Talks bid on Bahrain trucks crisis
Manama, November 21, 2011
A series of key meetings will be held in Bahrain in a desperate attempt to end massive delays facing trucks at the King Fahad Causeway, with the Bahrain Chamber of Commerce and Industry (BCCI) taking urgent steps to solve the month-long crisis.
It will conduct the first of a string of meetings with local transport chiefs today to discuss possible solutions, including speeding up Customs procedures on the Saudi side of the border.
"There has been no progress so far regarding the delays on the causeway, which is affecting businesses locally and across the causeway and we cannot go on like this much longer," said BCCI transport committee chairman Abdulhakim Shammery, who is also an MP.
The first meeting will highlight the drawbacks of the situation, find possible solutions for both causeway and transport counterparts, and review the annual technical inspection of the causeway.
Shammery was speaking as hundreds of trucks continued to park off the Shaikh Isa bin Salman Highway in Janabiya and Hamala yesterday, waiting for the green light to cross into Saudi Arabia.
The BCCI has also called for an urgent meeting of the GCC Transport Committee, which operates under the GCC Chamber of Commerce and Industry.
The meeting is expected to be held next Monday and will attempt to tackle the problem and re-facilitate easy movement of trucks and goods through the GCC borders.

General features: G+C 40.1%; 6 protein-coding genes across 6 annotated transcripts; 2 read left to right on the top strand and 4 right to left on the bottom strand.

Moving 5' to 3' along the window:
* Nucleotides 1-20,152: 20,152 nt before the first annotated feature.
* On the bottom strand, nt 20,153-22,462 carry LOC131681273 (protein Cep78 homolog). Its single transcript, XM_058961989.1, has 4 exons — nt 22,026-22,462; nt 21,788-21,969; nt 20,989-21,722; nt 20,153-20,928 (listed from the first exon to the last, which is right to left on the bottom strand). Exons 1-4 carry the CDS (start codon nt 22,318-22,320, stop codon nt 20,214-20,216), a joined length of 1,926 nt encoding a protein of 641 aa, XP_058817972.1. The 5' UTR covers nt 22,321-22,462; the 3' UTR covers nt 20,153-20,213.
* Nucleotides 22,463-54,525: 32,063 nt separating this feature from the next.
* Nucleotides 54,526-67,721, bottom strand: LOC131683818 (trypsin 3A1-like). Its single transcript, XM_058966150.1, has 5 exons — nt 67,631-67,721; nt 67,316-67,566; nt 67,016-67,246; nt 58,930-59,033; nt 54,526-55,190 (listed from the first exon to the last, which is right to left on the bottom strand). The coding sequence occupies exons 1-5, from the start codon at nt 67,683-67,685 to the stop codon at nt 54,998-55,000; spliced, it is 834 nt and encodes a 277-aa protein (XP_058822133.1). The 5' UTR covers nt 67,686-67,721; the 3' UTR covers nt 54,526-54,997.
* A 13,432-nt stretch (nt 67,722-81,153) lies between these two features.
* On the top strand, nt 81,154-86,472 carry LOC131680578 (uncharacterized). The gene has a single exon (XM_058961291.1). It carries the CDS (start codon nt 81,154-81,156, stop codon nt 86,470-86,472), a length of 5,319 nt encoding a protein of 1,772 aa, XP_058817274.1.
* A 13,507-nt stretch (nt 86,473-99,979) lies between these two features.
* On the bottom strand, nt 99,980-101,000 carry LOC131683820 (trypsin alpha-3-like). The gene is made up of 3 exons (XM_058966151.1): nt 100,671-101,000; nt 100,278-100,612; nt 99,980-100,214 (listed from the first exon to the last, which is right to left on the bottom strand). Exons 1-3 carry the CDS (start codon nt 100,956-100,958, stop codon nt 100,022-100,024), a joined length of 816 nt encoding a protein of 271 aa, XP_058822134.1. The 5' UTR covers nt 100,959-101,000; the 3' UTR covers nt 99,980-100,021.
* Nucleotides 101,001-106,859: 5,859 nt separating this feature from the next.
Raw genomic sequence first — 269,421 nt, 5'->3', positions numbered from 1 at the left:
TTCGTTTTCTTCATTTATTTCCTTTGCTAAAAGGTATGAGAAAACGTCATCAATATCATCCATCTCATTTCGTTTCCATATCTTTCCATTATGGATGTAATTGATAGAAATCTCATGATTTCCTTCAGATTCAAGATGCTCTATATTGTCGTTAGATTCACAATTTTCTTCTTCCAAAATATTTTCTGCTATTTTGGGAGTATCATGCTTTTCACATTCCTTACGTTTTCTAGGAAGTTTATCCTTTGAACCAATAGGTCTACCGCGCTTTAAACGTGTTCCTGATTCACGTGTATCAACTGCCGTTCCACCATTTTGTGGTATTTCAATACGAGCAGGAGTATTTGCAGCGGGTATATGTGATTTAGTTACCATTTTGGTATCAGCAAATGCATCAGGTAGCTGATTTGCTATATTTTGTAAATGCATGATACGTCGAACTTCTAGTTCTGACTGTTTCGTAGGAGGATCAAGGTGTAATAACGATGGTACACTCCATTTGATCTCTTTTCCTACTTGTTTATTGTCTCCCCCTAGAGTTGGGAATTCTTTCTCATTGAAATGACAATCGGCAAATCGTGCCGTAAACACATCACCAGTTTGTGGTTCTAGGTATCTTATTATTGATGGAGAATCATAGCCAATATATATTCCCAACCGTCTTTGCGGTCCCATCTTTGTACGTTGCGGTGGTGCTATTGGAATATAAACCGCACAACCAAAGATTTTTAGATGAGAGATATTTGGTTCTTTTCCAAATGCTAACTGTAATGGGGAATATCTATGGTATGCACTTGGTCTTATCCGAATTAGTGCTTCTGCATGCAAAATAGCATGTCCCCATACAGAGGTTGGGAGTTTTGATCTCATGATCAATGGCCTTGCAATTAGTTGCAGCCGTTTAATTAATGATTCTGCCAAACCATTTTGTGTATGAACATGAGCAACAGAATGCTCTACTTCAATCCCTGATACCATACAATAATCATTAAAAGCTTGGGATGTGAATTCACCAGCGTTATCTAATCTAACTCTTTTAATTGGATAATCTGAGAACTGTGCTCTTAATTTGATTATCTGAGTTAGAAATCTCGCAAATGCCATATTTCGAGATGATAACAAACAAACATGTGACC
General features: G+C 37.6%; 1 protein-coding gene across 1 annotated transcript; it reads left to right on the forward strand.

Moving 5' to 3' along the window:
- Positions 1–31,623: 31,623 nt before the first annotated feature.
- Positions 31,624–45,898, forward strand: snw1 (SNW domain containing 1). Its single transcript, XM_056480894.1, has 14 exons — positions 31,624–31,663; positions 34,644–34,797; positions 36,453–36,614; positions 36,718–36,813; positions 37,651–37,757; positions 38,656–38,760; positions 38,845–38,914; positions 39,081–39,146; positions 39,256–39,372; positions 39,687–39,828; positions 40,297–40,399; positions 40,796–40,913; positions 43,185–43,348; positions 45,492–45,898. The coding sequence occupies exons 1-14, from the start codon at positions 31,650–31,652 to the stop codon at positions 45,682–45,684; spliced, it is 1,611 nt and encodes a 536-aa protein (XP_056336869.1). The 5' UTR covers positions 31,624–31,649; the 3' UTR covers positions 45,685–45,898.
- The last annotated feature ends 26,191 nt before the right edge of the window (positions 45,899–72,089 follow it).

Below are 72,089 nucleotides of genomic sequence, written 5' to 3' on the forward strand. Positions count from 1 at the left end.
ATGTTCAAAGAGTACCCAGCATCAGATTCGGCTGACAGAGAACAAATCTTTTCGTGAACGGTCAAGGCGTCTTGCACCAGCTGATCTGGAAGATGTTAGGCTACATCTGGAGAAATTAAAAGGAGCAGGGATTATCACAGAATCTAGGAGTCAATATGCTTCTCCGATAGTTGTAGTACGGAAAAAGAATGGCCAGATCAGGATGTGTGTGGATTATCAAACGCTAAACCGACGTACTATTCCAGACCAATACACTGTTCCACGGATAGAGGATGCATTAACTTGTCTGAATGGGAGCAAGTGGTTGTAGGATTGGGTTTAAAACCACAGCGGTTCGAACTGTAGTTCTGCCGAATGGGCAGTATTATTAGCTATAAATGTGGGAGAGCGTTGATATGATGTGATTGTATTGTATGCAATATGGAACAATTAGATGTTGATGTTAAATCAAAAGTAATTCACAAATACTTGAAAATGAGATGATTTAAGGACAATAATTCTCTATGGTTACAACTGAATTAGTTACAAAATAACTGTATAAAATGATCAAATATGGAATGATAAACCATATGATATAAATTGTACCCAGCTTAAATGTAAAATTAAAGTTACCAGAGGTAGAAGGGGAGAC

After finalising our resolutions locally, we will submit it to the GCC Transport Committee to review the crisis and implement quick and efficient solutions, added Shammery.
Resolving this situation will not only help the ease of movement across the causeway but also support an environment where businesses can operate freely with minimum losses.
Two days of talks between Bahraini and Saudi transport chiefs were due to take place over the weekend, but no information was available on the progress.
The Gulf Daily News, our sister newspaper, reported last month it was taking drivers up to four days to complete the journey, which should only be taking just a few hours.
The crisis, which first started more than two months ago, appeared to have been resolved at the beginning of this month following intervention of His Royal Highness Prime Minister Prince Khalifa bin Salman Al Khalifa.
Saudi border authorities appeared to speed up the processing of heavy goods vehicles waiting to enter the country from Bahrain, but the problem returned again this week.
However, after a fatal crash in which an American motorist drove into two parked trucks and GDN articles highlighting massive tailbacks on the Shaikh Isa bin Salman Highway, authorities directed waiting drivers onto wasteland near the highway - where they camped out at makeshift truck stops.
Transport bosses have blamed the huge tailbacks on Saudi border officials only working certain hours each day, as well as delays caused by vehicle X-rays. – TradeArabia News Service
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